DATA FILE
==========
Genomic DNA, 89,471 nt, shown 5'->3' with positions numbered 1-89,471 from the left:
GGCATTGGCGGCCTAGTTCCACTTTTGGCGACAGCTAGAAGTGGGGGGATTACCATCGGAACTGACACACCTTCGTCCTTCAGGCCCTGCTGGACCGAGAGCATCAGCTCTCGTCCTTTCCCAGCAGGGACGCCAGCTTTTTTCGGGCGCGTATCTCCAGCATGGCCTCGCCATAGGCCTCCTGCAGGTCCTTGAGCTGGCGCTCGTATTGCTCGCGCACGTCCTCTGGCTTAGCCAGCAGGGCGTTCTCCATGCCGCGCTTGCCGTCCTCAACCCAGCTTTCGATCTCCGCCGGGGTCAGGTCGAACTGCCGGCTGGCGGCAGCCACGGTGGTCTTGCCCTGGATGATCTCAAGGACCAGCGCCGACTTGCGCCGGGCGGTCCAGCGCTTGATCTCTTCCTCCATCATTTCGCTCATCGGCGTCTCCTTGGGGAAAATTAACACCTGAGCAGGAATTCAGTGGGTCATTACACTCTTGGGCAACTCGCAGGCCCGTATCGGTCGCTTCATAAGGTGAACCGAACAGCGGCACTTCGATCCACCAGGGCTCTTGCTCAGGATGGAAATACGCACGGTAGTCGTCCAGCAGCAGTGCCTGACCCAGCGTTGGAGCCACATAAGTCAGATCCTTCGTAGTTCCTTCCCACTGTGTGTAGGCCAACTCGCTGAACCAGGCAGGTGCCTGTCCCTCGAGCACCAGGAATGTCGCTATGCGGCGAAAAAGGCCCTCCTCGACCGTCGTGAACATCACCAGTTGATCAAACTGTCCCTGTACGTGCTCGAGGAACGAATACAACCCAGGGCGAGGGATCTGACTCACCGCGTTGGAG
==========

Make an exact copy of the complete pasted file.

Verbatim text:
Genomic DNA, 89,471 nt, shown 5'->3' with positions numbered 1-89,471 from the left:
GGCATTGGCGGCCTAGTTCCACTTTTGGCGACAGCTAGAAGTGGGGGGATTACCATCGGAACTGACACACCTTCGTCCTTCAGGCCCTGCTGGACCGAGAGCATCAGCTCTCGTCCTTTCCCAGCAGGGACGCCAGCTTTTTTCGGGCGCGTATCTCCAGCATGGCCTCGCCATAGGCCTCCTGCAGGTCCTTGAGCTGGCGCTCGTATTGCTCGCGCACGTCCTCTGGCTTAGCCAGCAGGGCGTTCTCCATGCCGCGCTTGCCGTCCTCAACCCAGCTTTCGATCTCCGCCGGGGTCAGGTCGAACTGCCGGCTGGCGGCAGCCACGGTGGTCTTGCCCTGGATGATCTCAAGGACCAGCGCCGACTTGCGCCGGGCGGTCCAGCGCTTGATCTCTTCCTCCATCATTTCGCTCATCGGCGTCTCCTTGGGGAAAATTAACACCTGAGCAGGAATTCAGTGGGTCATTACACTCTTGGGCAACTCGCAGGCCCGTATCGGTCGCTTCATAAGGTGAACCGAACAGCGGCACTTCGATCCACCAGGGCTCTTGCTCAGGATGGAAATACGCACGGTAGTCGTCCAGCAGCAGTGCCTGACCCAGCGTTGGAGCCACATAAGTCAGATCCTTCGTAGTTCCTTCCCACTGTGTGTAGGCCAACTCGCTGAACCAGGCAGGTGCCTGTCCCTCGAGCACCAGGAATGTCGCTATGCGGCGAAAAAGGCCCTCCTCGACCGTCGTGAACATCACCAGTTGATCAAACTGTCCCTGTACGTGCTCGAGGAACGAATACAACCCAGGGCGAGGGATCTGACTCACCGCGTTGGAG